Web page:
The Borneo Post
Bintulu MP questions about-turn in racial quota for pre-varsity matriculation
KUCHING: Bintulu MP Datuk Seri Tiong King Sing has questioned Sibu MP Oscar Ling’s about-turn to defend the 90:10 racial quota for admission into the pre-university matriculation programme.
Tiong, who is also Progressive Democratic Party (PDP) president, says the Democratic Action Party (DAP) lawmaker Ling’s statement rationalising the system’s continued implementation ‘to take into account the feelings of specific ethnic groups’ amounts to ‘an attempt to gain political mileage’.
Pointing out that Ling’s statement ‘is confusing’, Tiong has asked: “What role does the DAP play now in the new government? Has it become a ‘yes man’ party?”
In a statement yesterday, Tiong said the DAP, which previously opposed the quota system and protested against alleged discriminatory policies by Barisan Nasional (BN) when it (DAP) was in the opposition, ‘is now giving reasons to defend them (quota system)’.
Tiong added that 16 members of the national DAP and DAP Socialist Youth (Dapsy) leaders had spoken out in the past to abolish the quota system and allow students from low-income families to enter the university preparatory programme.
“But Ling alone continues to believe it to be reasonable to retain the current system.”
Tiong said he had recommended that the allocation system be based on ethnic population proportions.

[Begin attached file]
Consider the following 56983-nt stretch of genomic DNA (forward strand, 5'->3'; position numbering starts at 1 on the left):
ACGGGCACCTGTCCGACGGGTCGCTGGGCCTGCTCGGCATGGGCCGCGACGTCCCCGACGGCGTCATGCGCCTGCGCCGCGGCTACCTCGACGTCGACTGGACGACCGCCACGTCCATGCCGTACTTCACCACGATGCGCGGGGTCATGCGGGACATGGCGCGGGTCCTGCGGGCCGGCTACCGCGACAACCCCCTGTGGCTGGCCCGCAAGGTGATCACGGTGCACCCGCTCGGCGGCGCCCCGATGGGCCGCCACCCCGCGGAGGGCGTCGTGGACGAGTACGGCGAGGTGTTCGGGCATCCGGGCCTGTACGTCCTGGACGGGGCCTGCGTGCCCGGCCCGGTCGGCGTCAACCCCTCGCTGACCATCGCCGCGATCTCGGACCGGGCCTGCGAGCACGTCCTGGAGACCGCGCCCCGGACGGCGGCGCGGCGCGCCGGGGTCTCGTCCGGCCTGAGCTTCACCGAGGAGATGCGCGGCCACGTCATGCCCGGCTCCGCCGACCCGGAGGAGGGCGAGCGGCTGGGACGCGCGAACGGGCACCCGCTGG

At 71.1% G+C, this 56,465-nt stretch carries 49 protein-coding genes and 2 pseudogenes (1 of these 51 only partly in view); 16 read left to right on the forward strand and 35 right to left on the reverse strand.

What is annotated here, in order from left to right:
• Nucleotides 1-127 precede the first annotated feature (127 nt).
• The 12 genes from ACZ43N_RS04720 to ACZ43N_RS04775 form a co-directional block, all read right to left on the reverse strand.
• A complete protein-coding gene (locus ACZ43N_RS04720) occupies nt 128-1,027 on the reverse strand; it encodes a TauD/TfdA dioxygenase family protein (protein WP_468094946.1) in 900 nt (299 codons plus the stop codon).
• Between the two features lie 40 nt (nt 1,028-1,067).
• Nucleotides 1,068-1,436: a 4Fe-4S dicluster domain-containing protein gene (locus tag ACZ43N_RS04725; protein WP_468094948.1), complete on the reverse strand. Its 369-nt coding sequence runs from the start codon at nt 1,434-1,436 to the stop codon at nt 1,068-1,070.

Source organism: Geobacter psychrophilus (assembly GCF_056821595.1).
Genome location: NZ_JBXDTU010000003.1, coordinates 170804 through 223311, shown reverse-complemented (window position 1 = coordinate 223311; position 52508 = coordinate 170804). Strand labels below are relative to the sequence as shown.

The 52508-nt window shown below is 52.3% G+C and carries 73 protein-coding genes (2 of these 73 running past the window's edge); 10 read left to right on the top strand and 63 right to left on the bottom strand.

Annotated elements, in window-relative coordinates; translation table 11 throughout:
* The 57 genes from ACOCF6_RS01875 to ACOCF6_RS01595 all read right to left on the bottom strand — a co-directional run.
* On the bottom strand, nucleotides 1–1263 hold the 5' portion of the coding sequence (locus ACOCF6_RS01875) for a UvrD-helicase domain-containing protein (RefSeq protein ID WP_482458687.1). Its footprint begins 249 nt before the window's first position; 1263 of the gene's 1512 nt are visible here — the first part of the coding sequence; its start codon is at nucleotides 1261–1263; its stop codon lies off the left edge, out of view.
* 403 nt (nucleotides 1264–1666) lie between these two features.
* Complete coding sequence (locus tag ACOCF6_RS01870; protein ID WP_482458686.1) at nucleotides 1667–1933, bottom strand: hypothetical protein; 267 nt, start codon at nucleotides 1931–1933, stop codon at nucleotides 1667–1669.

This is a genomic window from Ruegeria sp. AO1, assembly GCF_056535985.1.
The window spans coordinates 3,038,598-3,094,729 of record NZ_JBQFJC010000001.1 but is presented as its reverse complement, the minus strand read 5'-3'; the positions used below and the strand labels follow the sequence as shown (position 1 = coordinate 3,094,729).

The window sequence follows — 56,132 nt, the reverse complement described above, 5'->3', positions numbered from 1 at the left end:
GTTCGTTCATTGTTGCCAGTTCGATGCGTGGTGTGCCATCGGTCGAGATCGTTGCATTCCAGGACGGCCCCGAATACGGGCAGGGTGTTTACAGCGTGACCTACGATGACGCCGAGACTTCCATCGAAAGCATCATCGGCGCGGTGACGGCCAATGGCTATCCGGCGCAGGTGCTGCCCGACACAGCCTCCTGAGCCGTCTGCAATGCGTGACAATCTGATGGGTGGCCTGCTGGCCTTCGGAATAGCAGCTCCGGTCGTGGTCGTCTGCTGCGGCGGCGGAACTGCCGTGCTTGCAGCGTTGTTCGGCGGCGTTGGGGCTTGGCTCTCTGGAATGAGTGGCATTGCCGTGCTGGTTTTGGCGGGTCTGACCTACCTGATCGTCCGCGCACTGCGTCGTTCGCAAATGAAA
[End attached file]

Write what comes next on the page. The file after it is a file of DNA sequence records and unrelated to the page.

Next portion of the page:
What he did not anticipate was that Ling would support the direct distribution in 90:10 ratio.
Tiong said by making such a reversal, the DAP owed the Chinese community an apology for turning away from its previous statements of fair treatment for all races once they had been elected into government.
“Even with 41 MPs, they (DAP) cannot alter the decision of the Education Ministry to maintain 90 per cent of the matriculation spots for Bumiputera instead of abolishing the quota system in place of a fairer system. In this instance, DAP is merely a tool with no power.”
Tiong also accused Pakatan Harapan ( PH) of misleading the voters by rationalising unfair policies now as the present government, after portraying itself for years as a four-party coalition based on equal representation and consensus building by negotiation.
“This decision is obviously unfair to many students. Clearly, the DAP has no ability to provide checks and balances to the government,” said Tiong.